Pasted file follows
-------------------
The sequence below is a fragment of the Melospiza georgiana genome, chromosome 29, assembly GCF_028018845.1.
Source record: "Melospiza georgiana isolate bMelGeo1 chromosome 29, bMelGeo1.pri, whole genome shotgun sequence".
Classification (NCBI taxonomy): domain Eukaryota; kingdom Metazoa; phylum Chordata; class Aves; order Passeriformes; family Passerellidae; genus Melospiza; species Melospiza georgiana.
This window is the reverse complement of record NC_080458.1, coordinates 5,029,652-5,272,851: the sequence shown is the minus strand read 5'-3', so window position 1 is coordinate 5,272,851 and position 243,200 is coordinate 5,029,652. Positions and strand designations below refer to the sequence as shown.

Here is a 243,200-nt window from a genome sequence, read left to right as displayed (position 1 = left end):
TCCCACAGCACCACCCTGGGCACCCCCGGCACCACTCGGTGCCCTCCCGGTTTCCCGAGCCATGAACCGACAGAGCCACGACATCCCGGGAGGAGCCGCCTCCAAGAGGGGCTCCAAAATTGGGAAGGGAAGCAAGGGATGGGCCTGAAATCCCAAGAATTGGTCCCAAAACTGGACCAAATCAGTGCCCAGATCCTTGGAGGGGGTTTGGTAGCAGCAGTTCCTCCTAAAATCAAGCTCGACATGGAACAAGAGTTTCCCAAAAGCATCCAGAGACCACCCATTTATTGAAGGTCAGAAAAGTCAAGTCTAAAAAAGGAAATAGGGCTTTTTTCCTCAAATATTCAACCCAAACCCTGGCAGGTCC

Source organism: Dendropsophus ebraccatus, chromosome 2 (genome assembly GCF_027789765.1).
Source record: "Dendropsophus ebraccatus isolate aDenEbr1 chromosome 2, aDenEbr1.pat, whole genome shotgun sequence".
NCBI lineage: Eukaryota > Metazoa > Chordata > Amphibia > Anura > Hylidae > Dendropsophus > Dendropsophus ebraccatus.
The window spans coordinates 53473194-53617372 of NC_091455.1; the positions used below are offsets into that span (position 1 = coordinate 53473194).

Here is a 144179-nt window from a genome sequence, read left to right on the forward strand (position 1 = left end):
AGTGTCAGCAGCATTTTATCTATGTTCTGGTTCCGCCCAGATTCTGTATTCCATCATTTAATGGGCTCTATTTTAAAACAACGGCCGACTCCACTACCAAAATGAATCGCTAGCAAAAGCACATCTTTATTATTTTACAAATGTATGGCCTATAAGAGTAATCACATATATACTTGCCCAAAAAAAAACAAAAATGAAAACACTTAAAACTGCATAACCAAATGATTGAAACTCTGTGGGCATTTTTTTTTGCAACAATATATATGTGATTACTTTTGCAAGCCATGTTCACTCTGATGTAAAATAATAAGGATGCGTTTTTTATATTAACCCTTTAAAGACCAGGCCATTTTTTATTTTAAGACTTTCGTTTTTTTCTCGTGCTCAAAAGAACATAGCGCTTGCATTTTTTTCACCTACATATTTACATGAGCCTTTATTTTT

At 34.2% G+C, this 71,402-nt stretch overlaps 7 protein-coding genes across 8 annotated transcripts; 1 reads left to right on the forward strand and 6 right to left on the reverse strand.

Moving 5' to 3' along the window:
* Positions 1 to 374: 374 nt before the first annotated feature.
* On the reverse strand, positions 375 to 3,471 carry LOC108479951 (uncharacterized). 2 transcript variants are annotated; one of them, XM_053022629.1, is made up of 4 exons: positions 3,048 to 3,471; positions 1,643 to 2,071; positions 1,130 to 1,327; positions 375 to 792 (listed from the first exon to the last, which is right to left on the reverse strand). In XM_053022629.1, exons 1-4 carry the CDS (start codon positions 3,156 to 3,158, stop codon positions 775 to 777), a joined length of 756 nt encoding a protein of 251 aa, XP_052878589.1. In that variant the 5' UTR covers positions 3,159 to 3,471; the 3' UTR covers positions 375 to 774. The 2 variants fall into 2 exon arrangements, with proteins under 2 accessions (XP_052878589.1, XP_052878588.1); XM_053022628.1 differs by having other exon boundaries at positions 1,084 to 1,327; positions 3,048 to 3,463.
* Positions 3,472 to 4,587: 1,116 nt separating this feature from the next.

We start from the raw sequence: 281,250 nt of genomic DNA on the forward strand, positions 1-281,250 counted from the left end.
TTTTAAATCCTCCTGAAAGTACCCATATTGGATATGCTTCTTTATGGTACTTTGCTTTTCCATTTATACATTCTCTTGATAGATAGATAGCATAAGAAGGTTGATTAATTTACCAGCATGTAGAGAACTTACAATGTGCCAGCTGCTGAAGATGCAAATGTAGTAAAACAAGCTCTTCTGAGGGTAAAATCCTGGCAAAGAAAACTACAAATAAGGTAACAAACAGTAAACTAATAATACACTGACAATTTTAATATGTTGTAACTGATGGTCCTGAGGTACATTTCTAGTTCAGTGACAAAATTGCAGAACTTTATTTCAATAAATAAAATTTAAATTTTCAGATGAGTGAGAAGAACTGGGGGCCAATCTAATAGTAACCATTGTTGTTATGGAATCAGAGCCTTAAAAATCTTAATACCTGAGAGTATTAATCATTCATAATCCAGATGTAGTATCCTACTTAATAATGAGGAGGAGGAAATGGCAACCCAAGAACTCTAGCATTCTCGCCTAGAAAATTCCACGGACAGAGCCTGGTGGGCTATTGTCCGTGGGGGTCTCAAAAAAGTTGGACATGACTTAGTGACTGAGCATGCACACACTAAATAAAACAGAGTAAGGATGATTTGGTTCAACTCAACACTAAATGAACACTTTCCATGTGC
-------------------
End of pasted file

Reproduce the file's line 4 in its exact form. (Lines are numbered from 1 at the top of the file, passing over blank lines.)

This window is the reverse complement of record NC_080458.1, coordinates 5,029,652-5,272,851: the sequence shown is the minus strand read 5'-3', so window position 1 is coordinate 5,272,851 and position 243,200 is coordinate 5,029,652. Positions and strand designations below refer to the sequence as shown.